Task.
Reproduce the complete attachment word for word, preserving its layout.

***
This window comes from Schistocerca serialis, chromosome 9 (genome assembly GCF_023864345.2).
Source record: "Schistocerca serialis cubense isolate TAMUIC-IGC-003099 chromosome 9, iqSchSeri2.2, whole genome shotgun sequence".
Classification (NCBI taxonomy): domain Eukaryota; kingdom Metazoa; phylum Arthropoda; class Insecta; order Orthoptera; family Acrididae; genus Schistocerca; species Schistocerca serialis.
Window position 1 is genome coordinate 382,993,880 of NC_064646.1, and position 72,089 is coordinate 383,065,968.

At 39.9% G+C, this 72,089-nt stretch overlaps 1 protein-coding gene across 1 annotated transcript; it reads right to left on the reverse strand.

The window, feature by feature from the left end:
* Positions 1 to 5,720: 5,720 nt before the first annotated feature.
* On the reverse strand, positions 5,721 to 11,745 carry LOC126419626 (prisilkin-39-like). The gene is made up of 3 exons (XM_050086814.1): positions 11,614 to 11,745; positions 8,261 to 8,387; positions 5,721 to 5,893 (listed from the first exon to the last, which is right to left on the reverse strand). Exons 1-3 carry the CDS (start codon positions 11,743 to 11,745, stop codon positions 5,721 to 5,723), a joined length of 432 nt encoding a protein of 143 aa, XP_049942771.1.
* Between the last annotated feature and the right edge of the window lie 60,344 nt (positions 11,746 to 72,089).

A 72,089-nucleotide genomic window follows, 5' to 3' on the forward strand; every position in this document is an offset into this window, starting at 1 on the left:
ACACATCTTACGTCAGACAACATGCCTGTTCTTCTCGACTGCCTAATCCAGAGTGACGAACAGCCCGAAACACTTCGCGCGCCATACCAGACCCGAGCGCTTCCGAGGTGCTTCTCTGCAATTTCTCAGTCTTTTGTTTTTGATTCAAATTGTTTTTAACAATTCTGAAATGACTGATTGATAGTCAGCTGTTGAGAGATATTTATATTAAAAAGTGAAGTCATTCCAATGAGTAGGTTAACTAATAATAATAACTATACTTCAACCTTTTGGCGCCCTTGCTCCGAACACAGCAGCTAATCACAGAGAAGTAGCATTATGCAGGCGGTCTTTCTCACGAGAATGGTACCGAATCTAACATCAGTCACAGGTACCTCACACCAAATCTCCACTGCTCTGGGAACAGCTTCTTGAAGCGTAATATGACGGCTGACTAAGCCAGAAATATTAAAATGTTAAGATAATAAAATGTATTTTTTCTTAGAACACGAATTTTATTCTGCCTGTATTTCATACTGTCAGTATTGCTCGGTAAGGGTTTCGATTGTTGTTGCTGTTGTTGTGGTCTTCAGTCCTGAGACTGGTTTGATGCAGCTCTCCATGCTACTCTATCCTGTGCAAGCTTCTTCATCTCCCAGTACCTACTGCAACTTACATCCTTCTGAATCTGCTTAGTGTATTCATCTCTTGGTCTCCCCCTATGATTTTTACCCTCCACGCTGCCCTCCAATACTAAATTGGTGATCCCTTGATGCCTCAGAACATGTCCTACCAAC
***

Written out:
This window comes from Schistocerca serialis, chromosome 9 (genome assembly GCF_023864345.2).
Source record: "Schistocerca serialis cubense isolate TAMUIC-IGC-003099 chromosome 9, iqSchSeri2.2, whole genome shotgun sequence".
Classification (NCBI taxonomy): domain Eukaryota; kingdom Metazoa; phylum Arthropoda; class Insecta; order Orthoptera; family Acrididae; genus Schistocerca; species Schistocerca serialis.
Window position 1 is genome coordinate 382,993,880 of NC_064646.1, and position 72,089 is coordinate 383,065,968.

At 39.9% G+C, this 72,089-nt stretch overlaps 1 protein-coding gene across 1 annotated transcript; it reads right to left on the reverse strand.

The window, feature by feature from the left end:
* Positions 1 to 5,720: 5,720 nt before the first annotated feature.
* On the reverse strand, positions 5,721 to 11,745 carry LOC126419626 (prisilkin-39-like). The gene is made up of 3 exons (XM_050086814.1): positions 11,614 to 11,745; positions 8,261 to 8,387; positions 5,721 to 5,893 (listed from the first exon to the last, which is right to left on the reverse strand). Exons 1-3 carry the CDS (start codon positions 11,743 to 11,745, stop codon positions 5,721 to 5,723), a joined length of 432 nt encoding a protein of 143 aa, XP_049942771.1.
* Between the last annotated feature and the right edge of the window lie 60,344 nt (positions 11,746 to 72,089).

A 72,089-nucleotide genomic window follows, 5' to 3' on the forward strand; every position in this document is an offset into this window, starting at 1 on the left:
ACACATCTTACGTCAGACAACATGCCTGTTCTTCTCGACTGCCTAATCCAGAGTGACGAACAGCCCGAAACACTTCGCGCGCCATACCAGACCCGAGCGCTTCCGAGGTGCTTCTCTGCAATTTCTCAGTCTTTTGTTTTTGATTCAAATTGTTTTTAACAATTCTGAAATGACTGATTGATAGTCAGCTGTTGAGAGATATTTATATTAAAAAGTGAAGTCATTCCAATGAGTAGGTTAACTAATAATAATAACTATACTTCAACCTTTTGGCGCCCTTGCTCCGAACACAGCAGCTAATCACAGAGAAGTAGCATTATGCAGGCGGTCTTTCTCACGAGAATGGTACCGAATCTAACATCAGTCACAGGTACCTCACACCAAATCTCCACTGCTCTGGGAACAGCTTCTTGAAGCGTAATATGACGGCTGACTAAGCCAGAAATATTAAAATGTTAAGATAATAAAATGTATTTTTTCTTAGAACACGAATTTTATTCTGCCTGTATTTCATACTGTCAGTATTGCTCGGTAAGGGTTTCGATTGTTGTTGCTGTTGTTGTGGTCTTCAGTCCTGAGACTGGTTTGATGCAGCTCTCCATGCTACTCTATCCTGTGCAAGCTTCTTCATCTCCCAGTACCTACTGCAACTTACATCCTTCTGAATCTGCTTAGTGTATTCATCTCTTGGTCTCCCCCTATGATTTTTACCCTCCACGCTGCCCTCCAATACTAAATTGGTGATCCCTTGATGCCTCAGAACATGTCCTACCAAC